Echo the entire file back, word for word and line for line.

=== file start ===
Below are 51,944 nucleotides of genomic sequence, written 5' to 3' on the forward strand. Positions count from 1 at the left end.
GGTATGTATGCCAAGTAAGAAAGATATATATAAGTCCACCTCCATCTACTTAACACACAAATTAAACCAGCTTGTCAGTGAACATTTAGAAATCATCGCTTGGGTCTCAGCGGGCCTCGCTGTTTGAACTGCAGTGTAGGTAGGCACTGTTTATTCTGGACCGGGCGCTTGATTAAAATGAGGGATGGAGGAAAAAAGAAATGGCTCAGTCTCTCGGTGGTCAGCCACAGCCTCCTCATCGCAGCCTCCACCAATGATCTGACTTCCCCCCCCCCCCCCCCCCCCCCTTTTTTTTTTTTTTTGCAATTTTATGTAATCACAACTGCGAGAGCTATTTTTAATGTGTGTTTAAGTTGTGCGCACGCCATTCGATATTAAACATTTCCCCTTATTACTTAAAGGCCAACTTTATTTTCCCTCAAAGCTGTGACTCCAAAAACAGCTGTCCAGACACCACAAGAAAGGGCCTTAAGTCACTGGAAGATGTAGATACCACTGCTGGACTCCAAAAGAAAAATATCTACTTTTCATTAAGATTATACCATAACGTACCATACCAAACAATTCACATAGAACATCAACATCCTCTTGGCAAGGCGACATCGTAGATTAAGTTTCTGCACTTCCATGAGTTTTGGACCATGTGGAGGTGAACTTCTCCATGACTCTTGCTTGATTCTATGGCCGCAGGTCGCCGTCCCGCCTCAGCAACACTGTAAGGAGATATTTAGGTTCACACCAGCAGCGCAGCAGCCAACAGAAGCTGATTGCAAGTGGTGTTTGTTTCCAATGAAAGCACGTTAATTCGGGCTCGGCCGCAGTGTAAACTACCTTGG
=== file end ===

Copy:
Below are 51,944 nucleotides of genomic sequence, written 5' to 3' on the forward strand. Positions count from 1 at the left end.
GGTATGTATGCCAAGTAAGAAAGATATATATAAGTCCACCTCCATCTACTTAACACACAAATTAAACCAGCTTGTCAGTGAACATTTAGAAATCATCGCTTGGGTCTCAGCGGGCCTCGCTGTTTGAACTGCAGTGTAGGTAGGCACTGTTTATTCTGGACCGGGCGCTTGATTAAAATGAGGGATGGAGGAAAAAAGAAATGGCTCAGTCTCTCGGTGGTCAGCCACAGCCTCCTCATCGCAGCCTCCACCAATGATCTGACTTCCCCCCCCCCCCCCCCCCCCCCTTTTTTTTTTTTTTTGCAATTTTATGTAATCACAACTGCGAGAGCTATTTTTAATGTGTGTTTAAGTTGTGCGCACGCCATTCGATATTAAACATTTCCCCTTATTACTTAAAGGCCAACTTTATTTTCCCTCAAAGCTGTGACTCCAAAAACAGCTGTCCAGACACCACAAGAAAGGGCCTTAAGTCACTGGAAGATGTAGATACCACTGCTGGACTCCAAAAGAAAAATATCTACTTTTCATTAAGATTATACCATAACGTACCATACCAAACAATTCACATAGAACATCAACATCCTCTTGGCAAGGCGACATCGTAGATTAAGTTTCTGCACTTCCATGAGTTTTGGACCATGTGGAGGTGAACTTCTCCATGACTCTTGCTTGATTCTATGGCCGCAGGTCGCCGTCCCGCCTCAGCAACACTGTAAGGAGATATTTAGGTTCACACCAGCAGCGCAGCAGCCAACAGAAGCTGATTGCAAGTGGTGTTTGTTTCCAATGAAAGCACGTTAATTCGGGCTCGGCCGCAGTGTAAACTACCTTGG